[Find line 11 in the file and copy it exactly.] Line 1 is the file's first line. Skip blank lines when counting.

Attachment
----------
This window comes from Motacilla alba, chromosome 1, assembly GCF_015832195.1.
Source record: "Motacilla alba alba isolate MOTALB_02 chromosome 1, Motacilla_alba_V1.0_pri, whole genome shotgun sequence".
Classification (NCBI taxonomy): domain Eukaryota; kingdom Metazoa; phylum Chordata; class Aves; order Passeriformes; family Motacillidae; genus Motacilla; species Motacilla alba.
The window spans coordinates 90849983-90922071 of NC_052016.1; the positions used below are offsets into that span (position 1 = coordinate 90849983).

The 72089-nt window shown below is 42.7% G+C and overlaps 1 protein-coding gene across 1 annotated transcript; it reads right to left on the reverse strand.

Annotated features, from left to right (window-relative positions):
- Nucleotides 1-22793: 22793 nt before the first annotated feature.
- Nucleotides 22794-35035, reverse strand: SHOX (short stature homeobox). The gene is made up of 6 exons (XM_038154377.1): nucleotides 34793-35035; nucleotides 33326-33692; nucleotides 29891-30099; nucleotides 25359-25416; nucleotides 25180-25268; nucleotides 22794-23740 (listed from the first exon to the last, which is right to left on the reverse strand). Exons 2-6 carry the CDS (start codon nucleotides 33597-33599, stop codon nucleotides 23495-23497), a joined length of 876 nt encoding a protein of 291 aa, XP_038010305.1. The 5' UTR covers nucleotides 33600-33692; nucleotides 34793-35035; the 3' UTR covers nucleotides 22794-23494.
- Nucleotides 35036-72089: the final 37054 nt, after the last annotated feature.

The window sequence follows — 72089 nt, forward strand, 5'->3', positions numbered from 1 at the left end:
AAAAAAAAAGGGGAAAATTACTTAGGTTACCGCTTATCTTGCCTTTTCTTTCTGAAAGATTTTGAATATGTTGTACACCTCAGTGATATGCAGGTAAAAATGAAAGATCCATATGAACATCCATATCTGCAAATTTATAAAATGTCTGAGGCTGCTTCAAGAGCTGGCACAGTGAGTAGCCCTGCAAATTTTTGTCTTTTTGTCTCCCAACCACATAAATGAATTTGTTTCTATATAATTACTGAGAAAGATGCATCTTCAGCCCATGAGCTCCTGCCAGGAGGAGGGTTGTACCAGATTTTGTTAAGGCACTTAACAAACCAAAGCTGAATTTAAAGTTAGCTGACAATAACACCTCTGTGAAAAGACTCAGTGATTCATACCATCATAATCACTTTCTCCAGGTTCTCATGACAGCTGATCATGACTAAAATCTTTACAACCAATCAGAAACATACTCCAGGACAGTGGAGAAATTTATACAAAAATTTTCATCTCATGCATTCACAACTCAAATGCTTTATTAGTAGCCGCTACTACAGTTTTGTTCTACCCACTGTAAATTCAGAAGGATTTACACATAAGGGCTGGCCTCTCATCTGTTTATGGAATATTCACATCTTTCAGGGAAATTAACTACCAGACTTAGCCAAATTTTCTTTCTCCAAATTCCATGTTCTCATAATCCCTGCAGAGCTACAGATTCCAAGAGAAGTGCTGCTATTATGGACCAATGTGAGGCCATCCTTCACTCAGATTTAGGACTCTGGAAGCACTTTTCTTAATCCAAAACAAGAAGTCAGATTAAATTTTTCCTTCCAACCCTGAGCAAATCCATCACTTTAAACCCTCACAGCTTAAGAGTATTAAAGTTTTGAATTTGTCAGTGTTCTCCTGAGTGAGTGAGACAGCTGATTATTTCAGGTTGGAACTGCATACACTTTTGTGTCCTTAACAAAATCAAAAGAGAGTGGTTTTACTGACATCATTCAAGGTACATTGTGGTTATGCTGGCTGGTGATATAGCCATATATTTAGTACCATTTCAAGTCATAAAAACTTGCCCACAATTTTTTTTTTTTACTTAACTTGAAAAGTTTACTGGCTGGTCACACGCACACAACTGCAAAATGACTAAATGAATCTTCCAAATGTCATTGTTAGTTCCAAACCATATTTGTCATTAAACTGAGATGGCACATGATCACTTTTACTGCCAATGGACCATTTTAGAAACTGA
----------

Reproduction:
AAAAAAAAAGGGGAAAATTACTTAGGTTACCGCTTATCTTGCCTTTTCTTTCTGAAAGATTTTGAATATGTTGTACACCTCAGTGATATGCAGGTAAAAATGAAAGATCCATATGAACATCCATATCTGCAAATTTATAAAATGTCTGAGGCTGCTTCAAGAGCTGGCACAGTGAGTAGCCCTGCAAATTTTTGTCTTTTTGTCTCCCAACCACATAAATGAATTTGTTTCTATATAATTACTGAGAAAGATGCATCTTCAGCCCATGAGCTCCTGCCAGGAGGAGGGTTGTACCAGATTTTGTTAAGGCACTTAACAAACCAAAGCTGAATTTAAAGTTAGCTGACAATAACACCTCTGTGAAAAGACTCAGTGATTCATACCATCATAATCACTTTCTCCAGGTTCTCATGACAGCTGATCATGACTAAAATCTTTACAACCAATCAGAAACATACTCCAGGACAGTGGAGAAATTTATACAAAAATTTTCATCTCATGCATTCACAACTCAAATGCTTTATTAGTAGCCGCTACTACAGTTTTGTTCTACCCACTGTAAATTCAGAAGGATTTACACATAAGGGCTGGCCTCTCATCTGTTTATGGAATATTCACATCTTTCAGGGAAATTAACTACCAGACTTAGCCAAATTTTCTTTCTCCAAATTCCATGTTCTCATAATCCCTGCAGAGCTACAGATTCCAAGAGAAGTGCTGCTATTATGGACCAATGTGAGGCCATCCTTCACTCAGATTTAGGACTCTGGAAGCACTTTTCTTAATCCAAAACAAGAAGTCAGATTAAATTTTTCCTTCCAACCCTGAGCAAATCCATCACTTTAAACCCTCACAGCTTAAGAGTATTAAAGTTTTGAATTTGTCAGTGTTCTCCTGAGTGAGTGAGACAGCTGATTATTTCAGGTTGGAACTGCATACACTTTTGTGTCCTTAACAAAATCAAAAGAGAGTGGTTTTACTGACATCATTCAAGGTACATTGTGGTTATGCTGGCTGGTGATATAGCCATATATTTAGTACCATTTCAAGTCATAAAAACTTGCCCACAATTTTTTTTTTTTACTTAACTTGAAAAGTTTACTGGCTGGTCACACGCACACAACTGCAAAATGACTAAATGAATCTTCCAAATGTCATTGTTAGTTCCAAACCATATTTGTCATTAAACTGAGATGGCACATGATCACTTTTACTGCCAATGGACCATTTTAGAAACTGA